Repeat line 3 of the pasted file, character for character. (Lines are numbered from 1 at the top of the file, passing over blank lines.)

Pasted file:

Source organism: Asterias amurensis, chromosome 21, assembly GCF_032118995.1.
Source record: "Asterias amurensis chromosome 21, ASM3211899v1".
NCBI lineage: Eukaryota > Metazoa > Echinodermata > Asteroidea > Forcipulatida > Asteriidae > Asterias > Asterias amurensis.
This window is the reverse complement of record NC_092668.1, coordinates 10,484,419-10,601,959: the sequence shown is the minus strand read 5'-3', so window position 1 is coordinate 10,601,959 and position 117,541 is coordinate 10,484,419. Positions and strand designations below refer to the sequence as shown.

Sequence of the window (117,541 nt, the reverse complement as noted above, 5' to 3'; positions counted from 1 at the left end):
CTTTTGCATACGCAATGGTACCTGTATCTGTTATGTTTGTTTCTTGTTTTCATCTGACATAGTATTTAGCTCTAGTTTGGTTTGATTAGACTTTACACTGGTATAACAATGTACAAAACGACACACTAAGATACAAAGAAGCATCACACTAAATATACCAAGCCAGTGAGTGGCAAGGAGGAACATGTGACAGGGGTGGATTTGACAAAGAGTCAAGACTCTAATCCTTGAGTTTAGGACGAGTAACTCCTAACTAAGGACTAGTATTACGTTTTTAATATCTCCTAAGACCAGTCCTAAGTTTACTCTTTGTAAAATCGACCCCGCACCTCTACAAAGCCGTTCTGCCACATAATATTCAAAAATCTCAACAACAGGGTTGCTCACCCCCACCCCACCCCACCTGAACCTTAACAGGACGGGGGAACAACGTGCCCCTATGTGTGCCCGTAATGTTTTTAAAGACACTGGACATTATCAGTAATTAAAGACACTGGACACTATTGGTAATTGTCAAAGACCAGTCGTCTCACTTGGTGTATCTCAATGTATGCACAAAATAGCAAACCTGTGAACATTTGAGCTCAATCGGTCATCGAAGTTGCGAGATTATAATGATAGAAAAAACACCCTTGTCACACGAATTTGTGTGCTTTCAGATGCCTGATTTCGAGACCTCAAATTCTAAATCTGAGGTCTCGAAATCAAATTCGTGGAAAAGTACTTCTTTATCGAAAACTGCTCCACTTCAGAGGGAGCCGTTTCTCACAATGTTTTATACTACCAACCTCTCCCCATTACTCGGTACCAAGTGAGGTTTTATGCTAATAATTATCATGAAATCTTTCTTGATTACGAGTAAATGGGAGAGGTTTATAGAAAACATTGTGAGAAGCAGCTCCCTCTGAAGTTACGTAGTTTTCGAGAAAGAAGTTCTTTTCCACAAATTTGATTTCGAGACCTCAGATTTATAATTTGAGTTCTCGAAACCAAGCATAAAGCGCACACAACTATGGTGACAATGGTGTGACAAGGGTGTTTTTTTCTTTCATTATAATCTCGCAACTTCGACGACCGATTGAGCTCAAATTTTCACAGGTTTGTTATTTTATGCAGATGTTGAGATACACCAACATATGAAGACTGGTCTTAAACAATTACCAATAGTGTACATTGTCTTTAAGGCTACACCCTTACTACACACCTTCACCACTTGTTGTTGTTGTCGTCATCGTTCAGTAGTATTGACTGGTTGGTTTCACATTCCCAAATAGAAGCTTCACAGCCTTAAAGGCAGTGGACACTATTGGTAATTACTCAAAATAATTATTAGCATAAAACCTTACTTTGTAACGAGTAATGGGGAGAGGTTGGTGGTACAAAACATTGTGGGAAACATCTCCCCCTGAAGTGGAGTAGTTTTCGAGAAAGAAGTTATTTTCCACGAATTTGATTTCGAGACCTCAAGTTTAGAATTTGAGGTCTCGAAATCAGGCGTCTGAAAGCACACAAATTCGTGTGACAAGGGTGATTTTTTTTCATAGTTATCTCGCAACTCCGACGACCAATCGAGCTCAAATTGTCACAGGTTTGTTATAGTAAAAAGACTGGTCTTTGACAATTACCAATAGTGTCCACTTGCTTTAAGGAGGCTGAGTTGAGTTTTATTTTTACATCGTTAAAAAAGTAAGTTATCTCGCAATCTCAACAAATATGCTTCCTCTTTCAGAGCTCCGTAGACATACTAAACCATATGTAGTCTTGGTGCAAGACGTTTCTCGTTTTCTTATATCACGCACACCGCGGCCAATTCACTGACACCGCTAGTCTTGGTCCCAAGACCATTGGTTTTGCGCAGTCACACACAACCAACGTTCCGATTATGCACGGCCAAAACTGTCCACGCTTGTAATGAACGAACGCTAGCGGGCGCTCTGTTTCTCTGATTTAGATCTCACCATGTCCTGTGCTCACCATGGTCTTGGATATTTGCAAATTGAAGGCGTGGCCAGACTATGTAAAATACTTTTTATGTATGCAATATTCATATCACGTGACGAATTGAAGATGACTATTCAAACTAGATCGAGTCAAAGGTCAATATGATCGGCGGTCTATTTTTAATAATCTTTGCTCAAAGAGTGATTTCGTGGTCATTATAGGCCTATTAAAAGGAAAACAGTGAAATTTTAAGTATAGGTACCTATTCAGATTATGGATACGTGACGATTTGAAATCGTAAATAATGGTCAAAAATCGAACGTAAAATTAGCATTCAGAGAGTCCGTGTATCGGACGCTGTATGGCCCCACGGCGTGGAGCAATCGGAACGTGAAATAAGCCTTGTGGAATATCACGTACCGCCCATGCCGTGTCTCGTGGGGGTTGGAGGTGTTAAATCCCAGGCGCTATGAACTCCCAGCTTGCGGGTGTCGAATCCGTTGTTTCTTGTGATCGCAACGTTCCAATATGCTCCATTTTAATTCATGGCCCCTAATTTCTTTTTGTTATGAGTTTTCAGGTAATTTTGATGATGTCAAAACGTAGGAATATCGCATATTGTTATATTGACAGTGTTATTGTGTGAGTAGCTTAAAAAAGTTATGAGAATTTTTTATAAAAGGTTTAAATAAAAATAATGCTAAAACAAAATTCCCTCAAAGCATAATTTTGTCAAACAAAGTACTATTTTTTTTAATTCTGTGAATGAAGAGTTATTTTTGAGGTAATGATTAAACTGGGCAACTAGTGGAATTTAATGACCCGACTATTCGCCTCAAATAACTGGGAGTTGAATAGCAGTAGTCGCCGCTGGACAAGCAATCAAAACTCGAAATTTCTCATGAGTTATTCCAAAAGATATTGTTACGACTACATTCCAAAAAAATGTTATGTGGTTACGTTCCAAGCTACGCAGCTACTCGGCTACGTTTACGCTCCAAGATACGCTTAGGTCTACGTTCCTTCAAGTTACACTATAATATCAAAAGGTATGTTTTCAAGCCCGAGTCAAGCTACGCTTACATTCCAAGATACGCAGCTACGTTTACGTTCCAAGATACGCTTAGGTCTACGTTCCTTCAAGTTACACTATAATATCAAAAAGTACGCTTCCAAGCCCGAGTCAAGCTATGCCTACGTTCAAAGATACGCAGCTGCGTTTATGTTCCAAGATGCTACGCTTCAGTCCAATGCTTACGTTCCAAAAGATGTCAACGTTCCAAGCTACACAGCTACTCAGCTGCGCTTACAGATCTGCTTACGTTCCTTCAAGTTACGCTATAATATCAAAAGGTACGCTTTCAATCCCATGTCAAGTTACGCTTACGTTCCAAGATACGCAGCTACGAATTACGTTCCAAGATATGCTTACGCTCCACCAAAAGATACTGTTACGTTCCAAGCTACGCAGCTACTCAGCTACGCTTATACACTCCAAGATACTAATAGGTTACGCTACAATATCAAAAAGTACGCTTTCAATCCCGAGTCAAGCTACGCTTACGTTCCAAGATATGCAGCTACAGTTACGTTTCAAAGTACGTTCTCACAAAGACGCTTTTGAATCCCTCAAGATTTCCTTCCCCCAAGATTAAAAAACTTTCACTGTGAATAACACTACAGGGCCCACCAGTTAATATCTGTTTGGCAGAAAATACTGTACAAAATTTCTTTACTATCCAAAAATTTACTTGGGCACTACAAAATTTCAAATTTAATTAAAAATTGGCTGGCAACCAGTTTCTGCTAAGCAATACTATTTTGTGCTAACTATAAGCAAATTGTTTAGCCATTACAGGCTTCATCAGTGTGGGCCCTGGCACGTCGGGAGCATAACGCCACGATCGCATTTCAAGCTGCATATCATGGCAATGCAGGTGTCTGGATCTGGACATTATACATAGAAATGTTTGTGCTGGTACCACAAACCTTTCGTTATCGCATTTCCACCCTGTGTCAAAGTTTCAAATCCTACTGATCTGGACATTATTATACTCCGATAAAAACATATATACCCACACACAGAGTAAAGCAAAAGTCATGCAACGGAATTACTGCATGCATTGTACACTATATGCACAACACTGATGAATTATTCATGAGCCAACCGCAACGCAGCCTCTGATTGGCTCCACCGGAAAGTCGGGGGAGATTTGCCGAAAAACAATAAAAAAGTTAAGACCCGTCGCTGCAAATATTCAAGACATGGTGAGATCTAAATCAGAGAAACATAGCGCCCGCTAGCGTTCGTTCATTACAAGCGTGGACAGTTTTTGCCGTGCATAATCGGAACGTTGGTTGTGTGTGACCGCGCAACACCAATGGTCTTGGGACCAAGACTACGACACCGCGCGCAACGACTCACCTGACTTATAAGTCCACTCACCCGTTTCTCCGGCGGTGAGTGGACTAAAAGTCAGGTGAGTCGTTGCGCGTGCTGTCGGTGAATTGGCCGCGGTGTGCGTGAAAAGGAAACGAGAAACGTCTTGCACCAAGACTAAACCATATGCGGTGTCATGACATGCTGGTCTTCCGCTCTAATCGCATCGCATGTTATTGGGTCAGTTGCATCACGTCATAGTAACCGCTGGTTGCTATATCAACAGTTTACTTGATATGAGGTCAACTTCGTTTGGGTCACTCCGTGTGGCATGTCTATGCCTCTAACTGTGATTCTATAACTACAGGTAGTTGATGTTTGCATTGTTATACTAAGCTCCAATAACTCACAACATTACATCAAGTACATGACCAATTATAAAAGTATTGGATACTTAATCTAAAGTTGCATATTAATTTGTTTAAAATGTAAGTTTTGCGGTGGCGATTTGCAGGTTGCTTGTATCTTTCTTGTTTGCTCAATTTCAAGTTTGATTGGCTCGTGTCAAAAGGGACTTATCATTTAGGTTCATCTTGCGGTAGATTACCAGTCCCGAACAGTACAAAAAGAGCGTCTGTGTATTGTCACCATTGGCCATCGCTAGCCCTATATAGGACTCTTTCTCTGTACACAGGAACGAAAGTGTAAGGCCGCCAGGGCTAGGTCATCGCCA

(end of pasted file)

NCBI lineage: Eukaryota > Metazoa > Echinodermata > Asteroidea > Forcipulatida > Asteriidae > Asterias > Asterias amurensis.